Tag Archives: social media

Learn How Digital Technologies Will Help Your Agribusiness

The National Broadband Network (NBN) will deliver High Speed Broadband speeds to everyone in Australia. By 2015 farmers in the remotest parts of Australia can expect to start receiving high speed broadband services that will change the way they work and live.

To help business owners understand the benefits of the technology Digital Agriculture are running a webinar on the 13th of June.

Visit the webinars event page to learn more about registering for the event and who should attend.

Prepare Your Business For The Opportunities With The NBN

Fergal Coleman – Director of Symphony3 recently presented on the how businesses can prepare for opportunities presented by the NBN.

Below are the slides of the presentation. Some great information there on using the NBN, how your business needs to change and what are the benefits.

After you view the slides let us know via twitter how you have OR plan to prepare your business for the digital economy.

[slideshare id=22101633&doc=digitalbusiness-broadband-20may20130519-130528224135-phpapp02]

Run through some of our diagnostics to prepare your business for the NBN.

Visit The Digital Rural Futures 2013 Conference

With 12 keynote speakers and 58 breakout and poster presentations the conference offers the chance to interact with some of Australia’s mostDigital Futures Region innovative business leaders, academics and regional development organisations, as well as farmers and farmer peak bodies, to set the scene and increase general awareness of delegates across a range of challenges and opportunities. See Professor David Lamb from UNE talking about the Conference running in Armidale 26-28 June 2013.

Click here to learn more about the conference.

Case Study: BIG4 Shepparton East Holiday Park

For the latest in our series of Hume region business case studies, we spoke to Kaye Bernardi - owner of the BIG4 Shepparton East Holiday Park.

Business overview

Kym & Kaye Bernardi have owned and operated the BIG4 Shepparton East Holiday Park for 14 big4-shepparton-east-logoyears. They are an independent member of BIG4 Holiday Parks franchise, which has parks all around Australia. They currently have 23 self-contained cabins, 12 ensuite  powered sites, powered caravan & tent sites and 12 mobile homes. The park predominantly caters for the family market. Both Kym & Kaye have made significant capital investment into technology and their park ensuring it has some of the best family friendly facilities like giant jumping pillow, solar heated pool, synthetic grass tennis court, pedal go-karts, recreation room and camp kitchens.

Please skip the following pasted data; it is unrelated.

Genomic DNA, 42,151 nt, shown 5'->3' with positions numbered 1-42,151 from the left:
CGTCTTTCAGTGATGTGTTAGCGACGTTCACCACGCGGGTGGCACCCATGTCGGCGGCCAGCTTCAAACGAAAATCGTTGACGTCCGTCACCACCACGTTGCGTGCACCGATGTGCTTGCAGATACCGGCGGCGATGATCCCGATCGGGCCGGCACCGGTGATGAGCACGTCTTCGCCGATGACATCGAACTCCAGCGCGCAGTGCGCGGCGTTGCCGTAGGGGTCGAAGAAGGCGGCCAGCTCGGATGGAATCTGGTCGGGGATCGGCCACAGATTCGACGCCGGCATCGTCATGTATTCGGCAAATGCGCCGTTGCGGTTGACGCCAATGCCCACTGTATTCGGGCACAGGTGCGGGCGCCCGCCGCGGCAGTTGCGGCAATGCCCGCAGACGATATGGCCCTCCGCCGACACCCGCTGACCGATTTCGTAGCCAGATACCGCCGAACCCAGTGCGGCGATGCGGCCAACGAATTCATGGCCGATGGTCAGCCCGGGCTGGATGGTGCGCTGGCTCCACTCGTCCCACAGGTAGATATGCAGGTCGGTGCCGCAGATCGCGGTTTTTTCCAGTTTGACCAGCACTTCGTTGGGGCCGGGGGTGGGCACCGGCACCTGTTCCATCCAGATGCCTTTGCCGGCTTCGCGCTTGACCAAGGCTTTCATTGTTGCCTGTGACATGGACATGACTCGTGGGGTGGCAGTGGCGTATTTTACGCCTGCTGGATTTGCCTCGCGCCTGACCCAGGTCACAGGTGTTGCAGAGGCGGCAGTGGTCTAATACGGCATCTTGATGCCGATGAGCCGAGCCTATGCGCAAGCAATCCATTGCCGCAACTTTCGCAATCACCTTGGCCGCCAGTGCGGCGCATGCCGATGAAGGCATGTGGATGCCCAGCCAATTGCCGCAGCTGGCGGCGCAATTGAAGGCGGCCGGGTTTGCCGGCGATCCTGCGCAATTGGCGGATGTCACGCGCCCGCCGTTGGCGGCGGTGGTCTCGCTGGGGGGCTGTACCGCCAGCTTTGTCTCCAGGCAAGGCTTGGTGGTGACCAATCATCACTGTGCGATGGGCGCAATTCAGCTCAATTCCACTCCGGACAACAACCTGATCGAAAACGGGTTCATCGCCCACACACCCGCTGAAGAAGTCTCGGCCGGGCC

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Falls Creek – a digital economy contradiction

For the latest in our series on digital economy planning in Victoria’s North East we spoke to David Herman, CEO of Falls Creek Resort Management. This article explores some of the issues that we discussed with David, looking at current and future infrastructure needs for Falls Creek, and more generally at broadband connectivity issues for alpine communities in Australia.

Falls Creek is a location facing a major challenge with digital infrastructure. In 2012, the Australian ski industry is highly developed in its use of digital media to communicate with visitors from Australia and around the world. This has been vital for marketing the regions in the lead up to and during each ski season, and for communicating with visitors after they arrive. Victoria’s alpine resorts have also looked to develop sustainable industries outside the main winter boom, such as all-season tourism options. However, their plans for the future are overshadowed by the potential for limited or no access to the high-speed broadband services that are expected to transform the economies of other regional towns.

In many regards, Australia’s alpine resorts are some of our most sophisticated regions in terms of their adoption of digital technologies. Weather reports, snowfalls, news, events and other information is sent out hourly via the Falls Creek website and social media accounts. This year, the resort became the first Australian town to be equipped with Near-Field Computing (NFC) technology – allowing visitors to over 50 local businesses to instantly access resort information via their smartphones.

The town transforms during the winter, as visitors flock to the region. Each year, telecommunications infrastructure is placed under greater strain as visitors bring more mobile devices with them. This year telecommunication services could not keep up with the increased demand – leaving Falls Creek visitors with limited access while the company struggled to increase capacity. The resort’s mobile network is expected to improve, but it demonstrated the problems that Falls Creek faces when demand from visitors outstrips the resources available to the town.